As a culture, we are obsessed with throwbacks. From #tbt to the influx of 18-30 year olds wearing Buddy Holly glasses, we can’t get enough of the past. Why then, I ask, have we forgotten about the most influential era of music—the early naughts? I propose a revolution. No longer shall we dance to Miley and Avicii in frat basements. Here are ten forgotten but incredible party songs that we should be jamming out to at parties (and alone in our rooms) instead.
1. Buy U A Drank (Shawty Snappin’)
Although everyone’s favorite semi-obese R&B/rap/pop/garbage artist is now less than relevant, there was a time when T-Pain ruled the world. This song brings me back to the days of bar and bat mitzvahs—and has the secret power of making even the nerdiest Jewish boys pop and lock it on the dancefloor. And T-Pain autotuned before it was cool. So thanks, T. For everything. Continue Reading
My first experience with the common affliction of ‘former room nostalgia’ came in the fall of my freshman year, when I was awakened late at night by the sound of a girl I didn’t know knocking loudly and persistently on my door. When I kindly asked her what she thought she was doing in disturbing my sleep at three in the morning, a feverish light filled her eyes. “I used to live here,” she exclaimed excitedly. “Okay,” I replied, closing the door in her face and going back to sleep.
It was a strange experience that I didn’t quite understand at the time, but since then I have come to experience my own fair share of yearning for my first-year dorm room, which recently culminated in a visit to the place to relive old memories and see how it had changed in my absence. I wonder now whether I did that poor sophomore girl a favor by turning her away that night, because my visit turned out to be an uncomfortable, awkward, and truly depressing experience.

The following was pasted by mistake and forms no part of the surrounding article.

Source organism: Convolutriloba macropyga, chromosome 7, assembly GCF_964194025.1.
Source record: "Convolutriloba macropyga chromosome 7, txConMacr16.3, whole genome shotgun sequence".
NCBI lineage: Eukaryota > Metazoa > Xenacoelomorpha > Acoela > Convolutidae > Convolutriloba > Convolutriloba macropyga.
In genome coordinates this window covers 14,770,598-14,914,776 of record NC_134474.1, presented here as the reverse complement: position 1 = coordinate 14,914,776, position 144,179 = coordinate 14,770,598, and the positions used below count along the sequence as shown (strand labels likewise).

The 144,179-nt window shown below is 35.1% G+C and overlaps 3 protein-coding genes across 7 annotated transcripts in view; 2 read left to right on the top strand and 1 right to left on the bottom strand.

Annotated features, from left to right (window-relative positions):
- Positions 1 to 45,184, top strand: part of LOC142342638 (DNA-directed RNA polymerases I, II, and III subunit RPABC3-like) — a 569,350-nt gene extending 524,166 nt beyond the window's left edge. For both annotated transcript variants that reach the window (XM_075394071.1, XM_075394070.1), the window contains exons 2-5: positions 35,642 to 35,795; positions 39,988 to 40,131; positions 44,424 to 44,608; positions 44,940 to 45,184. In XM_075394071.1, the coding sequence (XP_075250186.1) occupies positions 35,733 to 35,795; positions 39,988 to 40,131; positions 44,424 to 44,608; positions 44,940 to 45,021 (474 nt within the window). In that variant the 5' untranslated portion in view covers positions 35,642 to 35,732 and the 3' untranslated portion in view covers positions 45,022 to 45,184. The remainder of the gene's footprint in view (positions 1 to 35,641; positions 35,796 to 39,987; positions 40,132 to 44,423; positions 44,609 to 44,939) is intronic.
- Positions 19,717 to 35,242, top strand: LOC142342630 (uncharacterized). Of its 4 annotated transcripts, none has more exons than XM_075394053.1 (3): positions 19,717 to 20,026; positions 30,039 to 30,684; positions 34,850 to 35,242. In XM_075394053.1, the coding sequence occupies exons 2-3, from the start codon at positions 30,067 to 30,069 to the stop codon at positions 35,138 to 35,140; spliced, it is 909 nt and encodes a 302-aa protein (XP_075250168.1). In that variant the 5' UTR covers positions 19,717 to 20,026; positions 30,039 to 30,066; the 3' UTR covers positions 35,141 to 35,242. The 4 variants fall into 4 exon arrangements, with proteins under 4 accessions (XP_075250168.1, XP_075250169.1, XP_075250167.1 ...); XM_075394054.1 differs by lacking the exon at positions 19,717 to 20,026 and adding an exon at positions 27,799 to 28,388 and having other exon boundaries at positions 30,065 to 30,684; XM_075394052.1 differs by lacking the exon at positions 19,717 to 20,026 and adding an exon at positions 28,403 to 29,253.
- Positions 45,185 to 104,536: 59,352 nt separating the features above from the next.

Thus, in an attempt to make others’ potential trips to their old living spaces just as fulfilling as mine was, I have compiled a handy guide of tips for when it’s late at night, you’re drinking in your room, and you want to go be drunk in the room where you used to do most of your drinking. Check it out after the jump. Continue Reading
I love Avatar. No, not blue Dance with Wolves. I mean the one with the little bald kid and the magic martial arts and the all-around baddassery. Fine, yes, the kids show. But you know what? I’m okay with that. While my friends are discussing the finer points of Breaking Bad or Game of Thrones, I will unabashedly fanboy all over the finer points of Zuko’s story line and debate you about the superior bending forms.
But I’m not alone. Nostalgia is the Millenial battle-cry. Comic books are made cool by the big screen, I have literally spent nights playing Pokemon with my suitmates, and I can walk into any frat and throwdown for Super Smash Brothers (Zero-Suit Samus, whaddup?).
So to help you navigate the various ways to release your inner child, we at BlogDH have scientifically measured and analyzed the various forms of nostalgia.